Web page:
READ Press Release: CUPE BC welcomes one-week delay to in-classroom education in K-12, urges additional safety measures

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Bulletin – Important update on COVID asymptomatic self-isolation leaves in K-12 sector

Public health has recently removed the requirement to self-isolate after an exposure for those who have been fully vaccinated. As a result, BCPSEA has just advised the K-12 Presidents Council that the without prejudice and without precedent general paid leave previously available for asymptomatic staff members who are required to isolate due to a COVID-19 exposure will be ending as of December 31, 2021, subject to the following conditions:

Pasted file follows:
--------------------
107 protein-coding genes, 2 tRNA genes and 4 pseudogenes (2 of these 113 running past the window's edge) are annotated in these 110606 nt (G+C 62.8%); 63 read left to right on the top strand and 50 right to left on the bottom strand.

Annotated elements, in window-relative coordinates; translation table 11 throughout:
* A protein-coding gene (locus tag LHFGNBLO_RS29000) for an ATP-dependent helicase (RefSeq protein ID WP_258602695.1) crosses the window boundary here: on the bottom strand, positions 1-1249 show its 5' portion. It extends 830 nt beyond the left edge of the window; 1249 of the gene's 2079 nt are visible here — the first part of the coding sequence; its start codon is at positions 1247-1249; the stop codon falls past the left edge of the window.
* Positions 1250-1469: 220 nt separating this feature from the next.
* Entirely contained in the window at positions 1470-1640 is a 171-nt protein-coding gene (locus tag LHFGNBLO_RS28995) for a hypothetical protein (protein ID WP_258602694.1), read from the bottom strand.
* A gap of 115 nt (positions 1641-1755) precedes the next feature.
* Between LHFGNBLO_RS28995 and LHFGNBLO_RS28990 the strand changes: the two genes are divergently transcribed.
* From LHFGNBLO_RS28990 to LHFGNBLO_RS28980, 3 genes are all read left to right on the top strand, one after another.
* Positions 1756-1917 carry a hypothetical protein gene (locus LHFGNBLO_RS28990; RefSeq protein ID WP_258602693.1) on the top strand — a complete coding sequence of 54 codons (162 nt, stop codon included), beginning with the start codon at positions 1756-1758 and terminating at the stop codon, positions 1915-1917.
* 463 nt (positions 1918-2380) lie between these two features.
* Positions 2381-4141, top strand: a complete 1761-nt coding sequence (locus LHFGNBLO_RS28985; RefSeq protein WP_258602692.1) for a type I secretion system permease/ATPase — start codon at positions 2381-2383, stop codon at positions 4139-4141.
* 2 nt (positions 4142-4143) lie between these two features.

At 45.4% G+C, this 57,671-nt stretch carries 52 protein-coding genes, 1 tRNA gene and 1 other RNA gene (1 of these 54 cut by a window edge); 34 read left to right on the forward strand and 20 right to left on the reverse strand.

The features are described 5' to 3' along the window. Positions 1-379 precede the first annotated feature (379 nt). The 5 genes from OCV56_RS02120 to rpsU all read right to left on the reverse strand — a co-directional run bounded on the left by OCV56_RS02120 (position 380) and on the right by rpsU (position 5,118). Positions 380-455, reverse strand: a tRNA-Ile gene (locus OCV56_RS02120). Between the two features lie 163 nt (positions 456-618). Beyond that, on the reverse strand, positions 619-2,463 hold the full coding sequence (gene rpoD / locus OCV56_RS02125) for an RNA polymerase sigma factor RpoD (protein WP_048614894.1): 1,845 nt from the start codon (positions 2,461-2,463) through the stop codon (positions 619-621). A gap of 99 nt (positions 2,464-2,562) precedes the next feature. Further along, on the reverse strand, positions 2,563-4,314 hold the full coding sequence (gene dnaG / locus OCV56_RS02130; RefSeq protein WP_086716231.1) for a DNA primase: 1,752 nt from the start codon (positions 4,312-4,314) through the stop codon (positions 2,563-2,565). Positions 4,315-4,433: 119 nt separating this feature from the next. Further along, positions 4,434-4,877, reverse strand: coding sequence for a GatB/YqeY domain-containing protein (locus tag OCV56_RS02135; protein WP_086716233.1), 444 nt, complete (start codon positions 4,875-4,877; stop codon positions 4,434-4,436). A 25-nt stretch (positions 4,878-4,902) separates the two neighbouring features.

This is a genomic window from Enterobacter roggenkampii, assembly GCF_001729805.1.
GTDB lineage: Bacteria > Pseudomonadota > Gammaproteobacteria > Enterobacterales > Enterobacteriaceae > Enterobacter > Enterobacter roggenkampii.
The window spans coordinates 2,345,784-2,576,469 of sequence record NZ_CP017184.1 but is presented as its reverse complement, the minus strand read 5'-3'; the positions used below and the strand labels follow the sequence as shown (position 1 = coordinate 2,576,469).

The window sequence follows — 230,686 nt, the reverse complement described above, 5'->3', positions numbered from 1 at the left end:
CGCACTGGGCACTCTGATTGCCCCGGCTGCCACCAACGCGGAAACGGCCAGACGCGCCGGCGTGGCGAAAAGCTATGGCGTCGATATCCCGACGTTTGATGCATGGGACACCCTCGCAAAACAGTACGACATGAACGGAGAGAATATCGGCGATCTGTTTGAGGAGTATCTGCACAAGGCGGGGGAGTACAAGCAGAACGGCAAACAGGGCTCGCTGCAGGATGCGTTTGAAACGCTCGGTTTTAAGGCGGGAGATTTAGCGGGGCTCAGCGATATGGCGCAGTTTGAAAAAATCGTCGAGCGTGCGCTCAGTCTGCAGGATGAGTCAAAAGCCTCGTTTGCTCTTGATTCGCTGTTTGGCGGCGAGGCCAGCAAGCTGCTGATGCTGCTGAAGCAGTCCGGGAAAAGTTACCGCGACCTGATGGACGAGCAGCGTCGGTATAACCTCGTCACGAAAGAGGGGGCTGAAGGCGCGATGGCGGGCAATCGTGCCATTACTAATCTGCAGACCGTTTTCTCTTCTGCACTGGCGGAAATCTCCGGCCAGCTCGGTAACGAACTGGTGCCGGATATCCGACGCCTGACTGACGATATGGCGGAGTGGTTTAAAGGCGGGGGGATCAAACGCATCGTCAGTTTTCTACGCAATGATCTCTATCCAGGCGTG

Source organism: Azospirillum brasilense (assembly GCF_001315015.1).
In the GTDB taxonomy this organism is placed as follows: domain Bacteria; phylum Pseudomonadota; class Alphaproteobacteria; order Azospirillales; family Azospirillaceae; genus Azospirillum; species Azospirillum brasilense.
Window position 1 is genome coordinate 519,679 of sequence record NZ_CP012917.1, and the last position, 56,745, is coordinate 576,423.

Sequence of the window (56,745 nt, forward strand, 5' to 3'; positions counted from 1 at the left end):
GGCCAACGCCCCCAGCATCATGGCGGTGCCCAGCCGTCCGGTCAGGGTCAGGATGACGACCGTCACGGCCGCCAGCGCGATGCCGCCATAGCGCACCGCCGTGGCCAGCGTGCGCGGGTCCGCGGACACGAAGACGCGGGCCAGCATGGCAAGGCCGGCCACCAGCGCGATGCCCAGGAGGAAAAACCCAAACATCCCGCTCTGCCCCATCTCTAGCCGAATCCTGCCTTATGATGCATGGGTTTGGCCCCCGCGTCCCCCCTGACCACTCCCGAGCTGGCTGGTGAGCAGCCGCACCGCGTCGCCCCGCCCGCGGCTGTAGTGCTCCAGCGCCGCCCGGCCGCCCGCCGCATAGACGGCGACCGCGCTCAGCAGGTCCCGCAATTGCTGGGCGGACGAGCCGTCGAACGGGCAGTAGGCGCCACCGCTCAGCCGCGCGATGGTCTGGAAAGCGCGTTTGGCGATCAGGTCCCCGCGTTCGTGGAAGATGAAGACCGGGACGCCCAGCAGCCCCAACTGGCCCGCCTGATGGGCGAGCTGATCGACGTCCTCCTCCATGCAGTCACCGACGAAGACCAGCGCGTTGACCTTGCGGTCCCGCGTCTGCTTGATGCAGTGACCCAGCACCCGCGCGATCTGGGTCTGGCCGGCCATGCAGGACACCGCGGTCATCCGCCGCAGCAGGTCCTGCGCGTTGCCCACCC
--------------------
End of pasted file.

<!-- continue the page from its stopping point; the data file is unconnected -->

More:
The general paid leave is being discontinued for employees who can be vaccinated but have chosen not to receive the vaccination. After January 1, 2022, an unvaccinated asymptomatic employee who is required to isolate because they have been exposed to COVID-19 will be placed on an unpaid leave of absence.

An employee who has medical documentation from a practitioner substantiating a medical exemption from vaccination, as recognized by the Provincial Health Officer as being a contraindication to receiving the COVID-19 vaccine, would still be eligible for the paid leave.

Employees who have not received the COVID-19 vaccine due to a reason other than a medical condition, that they believe would otherwise entitle them to an accommodation under the Human Rights Code of British Columbia, may be asked for additional information to substantiate that request to be eligible for the paid leave.

Please contact your National Representative if you have any further questions regarding this matter.